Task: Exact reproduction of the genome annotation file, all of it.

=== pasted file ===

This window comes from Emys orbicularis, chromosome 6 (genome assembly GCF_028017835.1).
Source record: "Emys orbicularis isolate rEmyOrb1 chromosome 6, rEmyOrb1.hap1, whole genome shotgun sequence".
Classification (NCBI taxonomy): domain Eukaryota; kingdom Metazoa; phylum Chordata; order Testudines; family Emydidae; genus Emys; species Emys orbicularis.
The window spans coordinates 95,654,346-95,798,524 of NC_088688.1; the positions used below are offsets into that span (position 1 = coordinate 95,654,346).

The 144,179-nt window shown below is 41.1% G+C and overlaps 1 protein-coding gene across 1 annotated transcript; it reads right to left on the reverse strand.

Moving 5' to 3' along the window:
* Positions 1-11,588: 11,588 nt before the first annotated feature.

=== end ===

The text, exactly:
This window comes from Emys orbicularis, chromosome 6 (genome assembly GCF_028017835.1).
Source record: "Emys orbicularis isolate rEmyOrb1 chromosome 6, rEmyOrb1.hap1, whole genome shotgun sequence".
Classification (NCBI taxonomy): domain Eukaryota; kingdom Metazoa; phylum Chordata; order Testudines; family Emydidae; genus Emys; species Emys orbicularis.
The window spans coordinates 95,654,346-95,798,524 of NC_088688.1; the positions used below are offsets into that span (position 1 = coordinate 95,654,346).

The 144,179-nt window shown below is 41.1% G+C and overlaps 1 protein-coding gene across 1 annotated transcript; it reads right to left on the reverse strand.

Moving 5' to 3' along the window:
* Positions 1-11,588: 11,588 nt before the first annotated feature.